Ispat Inland to Supply Whirlpool with Steel Despite Expired Restraining Order
Jun 7, 2004
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A temporary restraining order requiring Ispat Inland Inc. (East Chicago, IL, U.S.) to continue supplying steel to Whirlpool Corp. (Benton Harbor, MI, U.S.) expired last week, but the steel supplier has agreed to continue following its terms for at least another 2 weeks.

The appliance maker filed suit against Ispat Inland on May 20, 2004 in the Circuit Court of Berrien County, MI, U.S., claiming the surcharges the steel producer imposed on the products it supplies to Whirlpool is a violation of their current 1-year purchase agreement.

Tom Kline, spokesman for Whirlpool, said his company believes Ispat Inland violated the contract because it was "applying surcharges outside the scope of the contract." Whirlpool is seeking "further conjunctive relief," Mr. Kline said, but declined to elaborate on the matter.

At the initial court hearing in May, Whirlpool requested and received a restraining order that prevented Ispat Inland from unilaterally imposing previously announced or new surcharges on the steel it supplied to the company. The order also required Ispat Inland to continue providing the company with the specific types of steel it uses to manufacture clothes washers, dryers, and dishwashers.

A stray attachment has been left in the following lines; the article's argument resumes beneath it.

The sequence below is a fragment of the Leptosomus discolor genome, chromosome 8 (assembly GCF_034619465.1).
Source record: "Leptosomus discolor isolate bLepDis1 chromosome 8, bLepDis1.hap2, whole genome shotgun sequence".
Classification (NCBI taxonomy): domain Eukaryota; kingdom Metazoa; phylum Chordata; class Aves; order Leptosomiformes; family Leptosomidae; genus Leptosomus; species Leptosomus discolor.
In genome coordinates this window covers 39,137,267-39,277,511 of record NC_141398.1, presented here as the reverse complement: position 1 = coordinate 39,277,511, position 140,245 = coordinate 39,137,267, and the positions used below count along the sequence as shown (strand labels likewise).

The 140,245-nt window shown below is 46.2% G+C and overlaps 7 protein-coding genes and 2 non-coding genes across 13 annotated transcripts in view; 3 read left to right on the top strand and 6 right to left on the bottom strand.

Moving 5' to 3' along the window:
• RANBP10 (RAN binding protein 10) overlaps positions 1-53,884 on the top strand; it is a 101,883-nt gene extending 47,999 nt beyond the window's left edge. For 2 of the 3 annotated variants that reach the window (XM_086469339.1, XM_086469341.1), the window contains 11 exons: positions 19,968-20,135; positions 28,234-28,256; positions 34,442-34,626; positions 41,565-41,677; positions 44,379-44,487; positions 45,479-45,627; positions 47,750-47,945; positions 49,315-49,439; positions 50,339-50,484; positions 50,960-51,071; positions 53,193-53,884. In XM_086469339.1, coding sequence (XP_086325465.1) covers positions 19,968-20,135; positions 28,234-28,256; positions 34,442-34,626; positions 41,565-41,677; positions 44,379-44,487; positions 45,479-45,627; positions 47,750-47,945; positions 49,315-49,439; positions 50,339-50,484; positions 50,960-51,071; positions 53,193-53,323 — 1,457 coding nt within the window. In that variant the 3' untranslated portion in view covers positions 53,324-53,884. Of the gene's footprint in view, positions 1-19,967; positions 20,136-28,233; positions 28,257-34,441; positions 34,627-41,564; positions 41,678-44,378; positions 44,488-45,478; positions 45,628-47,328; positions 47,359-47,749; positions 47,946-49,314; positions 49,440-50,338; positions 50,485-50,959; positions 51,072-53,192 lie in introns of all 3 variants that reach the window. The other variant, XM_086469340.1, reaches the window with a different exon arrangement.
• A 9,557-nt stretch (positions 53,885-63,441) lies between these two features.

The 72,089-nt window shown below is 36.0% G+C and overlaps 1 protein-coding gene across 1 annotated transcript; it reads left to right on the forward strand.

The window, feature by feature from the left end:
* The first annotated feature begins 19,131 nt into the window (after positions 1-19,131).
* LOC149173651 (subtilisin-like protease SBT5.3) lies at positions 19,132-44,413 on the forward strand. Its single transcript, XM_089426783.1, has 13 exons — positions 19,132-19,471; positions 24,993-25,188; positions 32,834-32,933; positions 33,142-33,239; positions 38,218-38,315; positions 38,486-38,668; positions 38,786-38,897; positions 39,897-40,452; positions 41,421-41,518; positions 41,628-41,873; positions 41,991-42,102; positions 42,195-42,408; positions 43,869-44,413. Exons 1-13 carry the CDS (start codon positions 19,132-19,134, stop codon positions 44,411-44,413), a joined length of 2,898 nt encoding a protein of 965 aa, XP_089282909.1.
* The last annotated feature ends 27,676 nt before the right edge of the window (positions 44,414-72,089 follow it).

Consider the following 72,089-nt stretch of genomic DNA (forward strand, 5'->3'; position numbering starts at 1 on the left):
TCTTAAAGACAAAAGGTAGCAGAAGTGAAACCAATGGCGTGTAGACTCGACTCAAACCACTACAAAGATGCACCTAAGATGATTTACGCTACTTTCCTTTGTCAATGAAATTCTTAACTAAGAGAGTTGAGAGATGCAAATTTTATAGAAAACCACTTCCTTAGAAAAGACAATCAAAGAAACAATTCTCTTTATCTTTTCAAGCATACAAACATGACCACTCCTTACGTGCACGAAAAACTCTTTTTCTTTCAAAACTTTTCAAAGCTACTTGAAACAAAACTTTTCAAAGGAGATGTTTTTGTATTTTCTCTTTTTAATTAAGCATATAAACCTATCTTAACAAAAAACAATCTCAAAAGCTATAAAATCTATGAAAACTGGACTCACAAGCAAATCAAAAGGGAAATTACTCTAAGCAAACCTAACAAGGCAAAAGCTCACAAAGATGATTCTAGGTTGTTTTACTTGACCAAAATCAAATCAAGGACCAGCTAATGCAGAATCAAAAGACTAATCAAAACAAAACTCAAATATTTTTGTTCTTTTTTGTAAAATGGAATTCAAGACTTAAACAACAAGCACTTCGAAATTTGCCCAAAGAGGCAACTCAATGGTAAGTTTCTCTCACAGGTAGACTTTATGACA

Ispat Inland has agreed "to maintain the status quo," said David Allen, spokesman for Ispat Inland.

A hearing on the case had been set for June 2, but it was postponed until June 16 when the judge will hear arguments on the matter, he said.

Ispat Inland is a major steel supplier to Whirlpool, but Mr. Allen declined to discuss the specific amount of steel it provides to the company or how long the companies have maintained a contract relationship. "It's substantial," he said. "We've done business with them for many years."

The situation is being closely watched by other steel users and by other steelmakers, which have imposed similar surcharges on their contract customers as well on those buying their commodity steel.

"Everyone would like their prices as low as possible," Mr. Allen said. (Munster Times)

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